Term ‘Potty Training’ Gets New Meaning In Outer Space
WASHINGTON DC – A girl no older than 5, emboldened by her parents, ran from the audience Saturday (Aug. 13, 2011) at the Smithsonian American Art Museum and confronted the day’s guest speaker there with an innocent smile and a burning question. “In space,” the youngster asked U.S. astronaut Dr. Anna Lee Fisher, “how do you go pee-pee?”
“Well, I knew someone was going to ask!,” said Fisher, who laughed along with the crowd. “And it’s a very important question,” one, she explained, with two very different answers: diapers, and suction. “We practice with both a lot,” Fisher noted, “because in space you don’t want to make a mistake.”
A physician by training, Fisher was the featured attraction during an event-filled day at the museum, which showcased an exhibition on American innovation in its historic building on F Street NW in the nation’s capital. She spoke for a half-hour about her career and eight-day shuttle experiences during 1984, and her later work with the International Space Station, and then answered audience questions.
She never hesitated with what could have been an embarrassing inquiry by her young admirer.
On the launch pad, Fisher said, while waiting in a space shuttle for hours before lift-off, is where specially made flight diapers prove their worth. Mothers, she claimed, can thank scientists of the National Aeronautics and Space Administration (NASA) for that modern convenience of child-raising.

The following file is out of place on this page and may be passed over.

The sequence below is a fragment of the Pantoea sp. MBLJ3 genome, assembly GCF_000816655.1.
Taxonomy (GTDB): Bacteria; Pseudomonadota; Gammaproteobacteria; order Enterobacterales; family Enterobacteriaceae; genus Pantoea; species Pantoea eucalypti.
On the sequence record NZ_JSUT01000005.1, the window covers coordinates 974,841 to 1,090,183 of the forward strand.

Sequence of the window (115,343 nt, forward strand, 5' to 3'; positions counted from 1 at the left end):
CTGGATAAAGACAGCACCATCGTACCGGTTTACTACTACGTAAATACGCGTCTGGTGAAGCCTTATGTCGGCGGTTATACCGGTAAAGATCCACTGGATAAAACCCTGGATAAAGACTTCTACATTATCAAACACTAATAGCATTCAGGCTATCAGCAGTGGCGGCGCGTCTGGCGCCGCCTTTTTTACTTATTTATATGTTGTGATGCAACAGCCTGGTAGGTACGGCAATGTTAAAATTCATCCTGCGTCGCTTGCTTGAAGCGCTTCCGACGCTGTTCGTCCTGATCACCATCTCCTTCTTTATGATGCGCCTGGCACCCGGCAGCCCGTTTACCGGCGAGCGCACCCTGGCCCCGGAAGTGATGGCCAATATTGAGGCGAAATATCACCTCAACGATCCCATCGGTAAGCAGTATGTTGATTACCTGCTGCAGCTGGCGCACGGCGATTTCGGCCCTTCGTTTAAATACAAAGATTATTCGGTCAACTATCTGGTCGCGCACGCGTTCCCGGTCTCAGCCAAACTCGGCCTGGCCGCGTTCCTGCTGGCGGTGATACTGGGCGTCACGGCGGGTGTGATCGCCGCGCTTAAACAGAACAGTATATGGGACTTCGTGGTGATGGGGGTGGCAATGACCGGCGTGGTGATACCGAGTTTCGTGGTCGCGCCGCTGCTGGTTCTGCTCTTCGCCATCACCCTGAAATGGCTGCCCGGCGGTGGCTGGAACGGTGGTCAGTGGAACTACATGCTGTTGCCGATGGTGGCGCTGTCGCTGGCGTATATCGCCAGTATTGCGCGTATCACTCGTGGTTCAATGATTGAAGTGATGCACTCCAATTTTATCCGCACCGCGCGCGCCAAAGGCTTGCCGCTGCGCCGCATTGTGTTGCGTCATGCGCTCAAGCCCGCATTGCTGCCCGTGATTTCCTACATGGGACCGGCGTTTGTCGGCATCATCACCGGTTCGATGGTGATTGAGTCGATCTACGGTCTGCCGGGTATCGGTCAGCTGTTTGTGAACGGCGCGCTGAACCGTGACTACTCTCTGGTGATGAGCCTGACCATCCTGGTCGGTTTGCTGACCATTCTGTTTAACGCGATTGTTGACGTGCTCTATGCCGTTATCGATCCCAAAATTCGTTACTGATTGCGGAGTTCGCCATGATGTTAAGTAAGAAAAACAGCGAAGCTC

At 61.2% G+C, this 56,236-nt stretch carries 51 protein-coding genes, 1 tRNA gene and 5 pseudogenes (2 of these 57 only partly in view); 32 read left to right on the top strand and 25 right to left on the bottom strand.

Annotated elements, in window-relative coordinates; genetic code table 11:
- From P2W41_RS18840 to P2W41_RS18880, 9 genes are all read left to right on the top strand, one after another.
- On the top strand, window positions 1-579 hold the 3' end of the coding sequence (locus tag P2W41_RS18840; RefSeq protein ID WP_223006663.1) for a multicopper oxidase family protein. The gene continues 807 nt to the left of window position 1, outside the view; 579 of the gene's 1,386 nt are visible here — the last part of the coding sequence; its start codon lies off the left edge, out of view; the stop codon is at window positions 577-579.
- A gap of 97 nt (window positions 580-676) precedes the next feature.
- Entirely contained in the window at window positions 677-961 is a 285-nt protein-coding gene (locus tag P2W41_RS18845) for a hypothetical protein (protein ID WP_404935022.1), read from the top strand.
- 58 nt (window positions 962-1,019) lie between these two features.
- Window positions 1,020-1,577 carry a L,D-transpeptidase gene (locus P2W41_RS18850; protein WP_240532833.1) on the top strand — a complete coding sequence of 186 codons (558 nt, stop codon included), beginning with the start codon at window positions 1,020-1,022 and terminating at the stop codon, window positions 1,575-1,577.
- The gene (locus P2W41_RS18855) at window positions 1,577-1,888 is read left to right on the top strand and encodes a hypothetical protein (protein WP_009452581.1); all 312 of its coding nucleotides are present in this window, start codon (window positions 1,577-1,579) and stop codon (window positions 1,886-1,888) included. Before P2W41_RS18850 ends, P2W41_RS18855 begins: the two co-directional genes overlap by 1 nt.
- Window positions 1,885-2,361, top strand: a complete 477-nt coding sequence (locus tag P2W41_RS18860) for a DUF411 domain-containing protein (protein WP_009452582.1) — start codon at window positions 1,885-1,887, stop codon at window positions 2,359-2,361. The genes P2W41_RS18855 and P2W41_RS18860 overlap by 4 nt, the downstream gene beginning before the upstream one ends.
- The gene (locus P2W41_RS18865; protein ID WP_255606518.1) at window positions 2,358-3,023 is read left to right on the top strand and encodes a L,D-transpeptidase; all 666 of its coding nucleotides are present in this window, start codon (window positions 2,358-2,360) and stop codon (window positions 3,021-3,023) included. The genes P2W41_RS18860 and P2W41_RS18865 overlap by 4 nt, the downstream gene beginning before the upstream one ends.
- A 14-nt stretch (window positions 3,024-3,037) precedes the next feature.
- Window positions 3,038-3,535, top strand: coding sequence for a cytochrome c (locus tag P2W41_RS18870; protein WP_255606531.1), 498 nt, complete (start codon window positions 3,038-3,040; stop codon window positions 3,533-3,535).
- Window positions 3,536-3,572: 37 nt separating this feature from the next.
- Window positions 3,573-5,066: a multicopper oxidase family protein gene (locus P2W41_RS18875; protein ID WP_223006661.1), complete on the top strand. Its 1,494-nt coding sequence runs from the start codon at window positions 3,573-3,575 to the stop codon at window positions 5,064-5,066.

“They made them with super-absorbent stuff for us first,” the astronaut proudly boasted, because after that length of time, no matter how empty a bladder may have been, “by then you just gotta go!”
Once in space, though, the diapers are abandoned. Then NASA – which has an abbreviation for everything, Fisher said – relies on sanitary plumbing known as the WMS, or Waste Management System. “It involves a vacuum. I’ll let your imagination take it from there,” she said, still smiling.
Although space shuttle flights have ended, Fisher said she remains involved in programs involving both the space station and the shuttle’s successor. One of her most recent assignments, she reported, was to participate in a panel taste-testing new meals to be added to the space station menu. They included sushi, for the station’s Japanese partners, and Russian dishes too.
Her verdict? “They’re pretty good.”
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